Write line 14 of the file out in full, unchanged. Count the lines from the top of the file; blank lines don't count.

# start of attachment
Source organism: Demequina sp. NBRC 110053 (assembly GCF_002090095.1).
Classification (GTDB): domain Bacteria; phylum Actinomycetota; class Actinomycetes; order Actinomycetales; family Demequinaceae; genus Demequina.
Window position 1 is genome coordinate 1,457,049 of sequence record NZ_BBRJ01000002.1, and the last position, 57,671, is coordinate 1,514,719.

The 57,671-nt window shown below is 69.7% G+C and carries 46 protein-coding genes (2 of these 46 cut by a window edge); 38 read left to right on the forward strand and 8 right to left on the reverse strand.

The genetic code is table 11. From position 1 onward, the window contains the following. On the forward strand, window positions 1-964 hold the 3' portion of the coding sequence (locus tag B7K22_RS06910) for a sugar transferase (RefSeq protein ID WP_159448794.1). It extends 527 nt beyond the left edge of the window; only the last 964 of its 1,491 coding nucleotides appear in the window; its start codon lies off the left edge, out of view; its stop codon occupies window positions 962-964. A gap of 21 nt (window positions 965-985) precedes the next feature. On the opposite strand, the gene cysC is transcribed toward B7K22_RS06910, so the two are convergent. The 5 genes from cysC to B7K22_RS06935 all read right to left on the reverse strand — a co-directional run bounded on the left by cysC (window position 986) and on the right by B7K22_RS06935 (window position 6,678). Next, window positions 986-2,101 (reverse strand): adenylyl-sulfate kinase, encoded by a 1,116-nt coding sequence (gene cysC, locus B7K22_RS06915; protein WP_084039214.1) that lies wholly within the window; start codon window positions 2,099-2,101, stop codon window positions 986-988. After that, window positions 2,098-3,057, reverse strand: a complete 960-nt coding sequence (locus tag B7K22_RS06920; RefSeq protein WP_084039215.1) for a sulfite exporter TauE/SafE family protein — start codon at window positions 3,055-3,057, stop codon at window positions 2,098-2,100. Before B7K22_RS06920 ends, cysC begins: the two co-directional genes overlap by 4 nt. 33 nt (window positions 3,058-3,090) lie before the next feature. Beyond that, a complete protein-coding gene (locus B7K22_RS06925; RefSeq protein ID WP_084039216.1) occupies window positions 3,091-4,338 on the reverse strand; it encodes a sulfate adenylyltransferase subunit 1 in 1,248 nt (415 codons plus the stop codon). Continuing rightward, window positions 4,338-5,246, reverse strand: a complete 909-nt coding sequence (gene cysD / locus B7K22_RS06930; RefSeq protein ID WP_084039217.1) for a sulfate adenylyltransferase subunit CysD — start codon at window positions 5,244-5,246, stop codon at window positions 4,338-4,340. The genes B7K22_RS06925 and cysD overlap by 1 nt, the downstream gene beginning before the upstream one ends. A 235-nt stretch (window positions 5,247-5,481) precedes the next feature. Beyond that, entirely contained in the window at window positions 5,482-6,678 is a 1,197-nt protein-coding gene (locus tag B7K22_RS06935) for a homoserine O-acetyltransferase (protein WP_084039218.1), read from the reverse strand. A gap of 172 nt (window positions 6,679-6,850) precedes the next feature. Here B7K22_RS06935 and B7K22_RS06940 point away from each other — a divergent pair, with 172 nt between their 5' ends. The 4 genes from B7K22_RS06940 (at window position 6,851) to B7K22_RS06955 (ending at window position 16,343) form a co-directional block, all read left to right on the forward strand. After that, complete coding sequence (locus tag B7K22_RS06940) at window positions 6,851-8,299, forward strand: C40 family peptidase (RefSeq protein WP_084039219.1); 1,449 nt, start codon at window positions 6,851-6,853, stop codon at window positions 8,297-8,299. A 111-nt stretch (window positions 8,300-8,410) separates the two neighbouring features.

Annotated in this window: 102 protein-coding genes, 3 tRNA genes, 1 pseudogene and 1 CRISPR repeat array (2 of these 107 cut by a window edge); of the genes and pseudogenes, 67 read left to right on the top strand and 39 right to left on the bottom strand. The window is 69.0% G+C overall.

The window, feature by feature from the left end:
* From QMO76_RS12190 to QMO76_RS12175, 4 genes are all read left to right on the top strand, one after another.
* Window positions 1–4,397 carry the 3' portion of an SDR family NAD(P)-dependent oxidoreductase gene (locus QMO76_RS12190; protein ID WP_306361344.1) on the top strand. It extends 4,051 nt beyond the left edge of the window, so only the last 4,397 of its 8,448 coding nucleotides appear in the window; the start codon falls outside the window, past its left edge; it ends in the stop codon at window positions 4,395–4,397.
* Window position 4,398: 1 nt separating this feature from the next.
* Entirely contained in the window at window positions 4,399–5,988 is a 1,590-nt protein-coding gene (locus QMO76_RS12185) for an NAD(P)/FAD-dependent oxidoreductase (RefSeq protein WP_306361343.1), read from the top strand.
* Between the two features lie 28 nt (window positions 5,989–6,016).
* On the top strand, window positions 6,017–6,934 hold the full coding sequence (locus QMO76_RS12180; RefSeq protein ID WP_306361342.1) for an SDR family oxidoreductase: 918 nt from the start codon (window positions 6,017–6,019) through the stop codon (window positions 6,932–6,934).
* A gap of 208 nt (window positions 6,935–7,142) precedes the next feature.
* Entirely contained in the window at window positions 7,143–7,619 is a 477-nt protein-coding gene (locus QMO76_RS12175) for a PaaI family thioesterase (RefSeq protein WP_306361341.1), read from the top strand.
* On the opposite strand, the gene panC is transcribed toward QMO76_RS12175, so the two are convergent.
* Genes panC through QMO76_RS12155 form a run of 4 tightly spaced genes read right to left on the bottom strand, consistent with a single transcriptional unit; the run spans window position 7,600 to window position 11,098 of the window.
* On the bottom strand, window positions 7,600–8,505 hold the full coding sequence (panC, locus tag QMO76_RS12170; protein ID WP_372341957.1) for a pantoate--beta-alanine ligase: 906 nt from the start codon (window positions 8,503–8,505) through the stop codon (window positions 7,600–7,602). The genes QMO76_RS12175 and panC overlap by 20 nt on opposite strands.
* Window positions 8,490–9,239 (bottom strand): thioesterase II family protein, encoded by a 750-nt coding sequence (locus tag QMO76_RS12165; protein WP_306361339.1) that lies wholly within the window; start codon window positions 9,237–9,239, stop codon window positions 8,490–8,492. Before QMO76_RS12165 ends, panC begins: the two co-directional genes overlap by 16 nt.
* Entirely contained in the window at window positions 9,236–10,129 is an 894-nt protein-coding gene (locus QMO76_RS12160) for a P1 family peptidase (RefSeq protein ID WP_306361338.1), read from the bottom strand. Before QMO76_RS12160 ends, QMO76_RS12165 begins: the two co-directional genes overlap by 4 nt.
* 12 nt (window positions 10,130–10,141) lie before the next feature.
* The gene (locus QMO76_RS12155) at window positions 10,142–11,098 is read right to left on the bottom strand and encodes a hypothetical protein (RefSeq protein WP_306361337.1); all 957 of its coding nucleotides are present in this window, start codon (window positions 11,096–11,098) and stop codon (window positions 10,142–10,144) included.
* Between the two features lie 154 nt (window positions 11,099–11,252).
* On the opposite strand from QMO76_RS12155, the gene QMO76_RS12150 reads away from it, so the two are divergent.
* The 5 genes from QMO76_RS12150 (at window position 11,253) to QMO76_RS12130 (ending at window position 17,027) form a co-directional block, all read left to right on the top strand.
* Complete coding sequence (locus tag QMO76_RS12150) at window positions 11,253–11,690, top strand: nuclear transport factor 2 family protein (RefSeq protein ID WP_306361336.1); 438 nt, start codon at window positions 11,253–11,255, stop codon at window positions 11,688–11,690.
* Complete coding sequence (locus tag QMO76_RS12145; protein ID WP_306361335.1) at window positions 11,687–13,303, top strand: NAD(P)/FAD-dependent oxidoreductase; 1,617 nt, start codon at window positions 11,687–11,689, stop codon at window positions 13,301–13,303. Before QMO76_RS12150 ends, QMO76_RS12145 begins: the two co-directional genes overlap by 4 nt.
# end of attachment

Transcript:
* A gap of 208 nt (window positions 6,935–7,142) precedes the next feature.